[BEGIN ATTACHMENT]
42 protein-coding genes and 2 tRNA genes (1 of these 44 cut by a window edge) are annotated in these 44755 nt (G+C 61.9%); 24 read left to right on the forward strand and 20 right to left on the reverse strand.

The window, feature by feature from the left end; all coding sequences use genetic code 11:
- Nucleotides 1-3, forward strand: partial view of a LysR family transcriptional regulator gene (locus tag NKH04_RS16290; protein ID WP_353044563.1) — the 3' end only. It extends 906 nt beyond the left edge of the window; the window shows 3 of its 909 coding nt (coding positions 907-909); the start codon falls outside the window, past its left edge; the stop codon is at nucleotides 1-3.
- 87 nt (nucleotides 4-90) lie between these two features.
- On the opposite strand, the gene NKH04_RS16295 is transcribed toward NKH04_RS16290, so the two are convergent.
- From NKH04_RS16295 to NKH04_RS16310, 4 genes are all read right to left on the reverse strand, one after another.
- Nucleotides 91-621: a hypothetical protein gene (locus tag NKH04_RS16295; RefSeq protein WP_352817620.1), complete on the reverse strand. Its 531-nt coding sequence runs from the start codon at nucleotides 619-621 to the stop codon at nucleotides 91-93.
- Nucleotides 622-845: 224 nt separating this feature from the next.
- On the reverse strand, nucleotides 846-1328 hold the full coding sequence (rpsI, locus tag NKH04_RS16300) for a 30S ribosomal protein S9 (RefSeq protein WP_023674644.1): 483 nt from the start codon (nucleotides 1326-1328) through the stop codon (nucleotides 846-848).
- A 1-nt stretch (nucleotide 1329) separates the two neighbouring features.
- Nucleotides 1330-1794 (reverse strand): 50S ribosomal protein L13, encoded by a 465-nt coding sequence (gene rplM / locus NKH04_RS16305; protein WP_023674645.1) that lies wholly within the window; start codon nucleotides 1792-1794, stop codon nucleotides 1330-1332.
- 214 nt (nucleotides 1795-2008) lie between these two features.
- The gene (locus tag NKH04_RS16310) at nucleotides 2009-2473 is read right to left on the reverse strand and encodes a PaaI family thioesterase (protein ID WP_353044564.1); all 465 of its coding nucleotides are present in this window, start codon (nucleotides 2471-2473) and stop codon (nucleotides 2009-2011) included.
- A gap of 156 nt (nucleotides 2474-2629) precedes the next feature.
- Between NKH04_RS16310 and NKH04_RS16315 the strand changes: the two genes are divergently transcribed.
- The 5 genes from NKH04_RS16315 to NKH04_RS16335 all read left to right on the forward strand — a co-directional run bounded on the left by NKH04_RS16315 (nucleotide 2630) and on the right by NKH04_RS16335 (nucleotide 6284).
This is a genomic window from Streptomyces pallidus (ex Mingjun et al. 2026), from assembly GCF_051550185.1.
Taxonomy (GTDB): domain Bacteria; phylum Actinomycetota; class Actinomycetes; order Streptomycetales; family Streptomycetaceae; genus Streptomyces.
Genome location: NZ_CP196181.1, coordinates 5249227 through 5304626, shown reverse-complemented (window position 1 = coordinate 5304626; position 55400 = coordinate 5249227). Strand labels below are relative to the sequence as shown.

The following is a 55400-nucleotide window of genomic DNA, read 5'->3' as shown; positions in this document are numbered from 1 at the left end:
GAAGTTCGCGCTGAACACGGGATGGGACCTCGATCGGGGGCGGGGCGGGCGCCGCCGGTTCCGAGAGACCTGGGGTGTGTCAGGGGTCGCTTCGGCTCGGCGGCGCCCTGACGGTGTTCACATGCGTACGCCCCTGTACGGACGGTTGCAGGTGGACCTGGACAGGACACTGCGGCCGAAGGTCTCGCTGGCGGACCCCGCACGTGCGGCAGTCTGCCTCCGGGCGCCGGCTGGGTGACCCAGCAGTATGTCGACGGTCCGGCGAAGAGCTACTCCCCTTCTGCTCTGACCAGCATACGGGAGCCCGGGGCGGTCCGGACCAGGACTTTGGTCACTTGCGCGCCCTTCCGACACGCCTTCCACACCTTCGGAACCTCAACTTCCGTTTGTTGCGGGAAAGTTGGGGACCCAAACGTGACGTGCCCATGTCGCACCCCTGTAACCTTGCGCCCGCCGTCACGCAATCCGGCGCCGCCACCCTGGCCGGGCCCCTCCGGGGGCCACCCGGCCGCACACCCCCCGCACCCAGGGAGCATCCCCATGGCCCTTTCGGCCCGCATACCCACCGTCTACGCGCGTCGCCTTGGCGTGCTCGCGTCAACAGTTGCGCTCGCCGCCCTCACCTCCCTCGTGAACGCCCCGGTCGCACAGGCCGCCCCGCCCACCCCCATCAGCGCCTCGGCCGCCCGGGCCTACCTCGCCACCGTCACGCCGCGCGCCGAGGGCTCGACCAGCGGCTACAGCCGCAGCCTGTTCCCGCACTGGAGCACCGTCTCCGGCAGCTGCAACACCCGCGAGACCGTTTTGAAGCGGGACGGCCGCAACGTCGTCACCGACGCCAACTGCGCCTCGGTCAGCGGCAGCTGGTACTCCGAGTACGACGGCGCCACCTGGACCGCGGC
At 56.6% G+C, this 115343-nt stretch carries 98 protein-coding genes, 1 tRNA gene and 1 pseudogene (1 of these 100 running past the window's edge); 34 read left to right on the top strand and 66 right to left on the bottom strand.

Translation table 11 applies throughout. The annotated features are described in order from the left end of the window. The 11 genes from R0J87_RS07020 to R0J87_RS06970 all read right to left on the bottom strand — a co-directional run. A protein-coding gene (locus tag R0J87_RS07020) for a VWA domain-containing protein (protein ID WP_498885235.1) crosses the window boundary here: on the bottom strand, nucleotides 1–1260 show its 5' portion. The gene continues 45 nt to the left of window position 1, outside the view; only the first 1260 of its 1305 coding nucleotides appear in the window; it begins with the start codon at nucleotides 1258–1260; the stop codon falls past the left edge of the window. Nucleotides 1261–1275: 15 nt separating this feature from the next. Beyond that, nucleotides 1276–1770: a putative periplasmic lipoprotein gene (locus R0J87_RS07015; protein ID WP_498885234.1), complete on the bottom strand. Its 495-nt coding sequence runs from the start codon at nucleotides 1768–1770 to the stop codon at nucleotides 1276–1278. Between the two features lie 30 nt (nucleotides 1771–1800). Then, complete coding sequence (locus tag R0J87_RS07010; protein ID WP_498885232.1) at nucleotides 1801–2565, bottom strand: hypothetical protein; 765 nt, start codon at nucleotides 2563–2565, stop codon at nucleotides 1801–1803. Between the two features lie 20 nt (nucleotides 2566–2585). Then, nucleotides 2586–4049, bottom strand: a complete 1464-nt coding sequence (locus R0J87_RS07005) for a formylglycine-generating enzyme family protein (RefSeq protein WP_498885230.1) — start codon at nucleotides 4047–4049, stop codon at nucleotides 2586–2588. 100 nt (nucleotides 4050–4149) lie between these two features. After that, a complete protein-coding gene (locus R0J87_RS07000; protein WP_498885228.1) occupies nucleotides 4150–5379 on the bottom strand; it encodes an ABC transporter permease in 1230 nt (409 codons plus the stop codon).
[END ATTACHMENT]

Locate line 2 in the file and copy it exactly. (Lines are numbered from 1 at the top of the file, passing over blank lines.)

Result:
The window, feature by feature from the left end; all coding sequences use genetic code 11: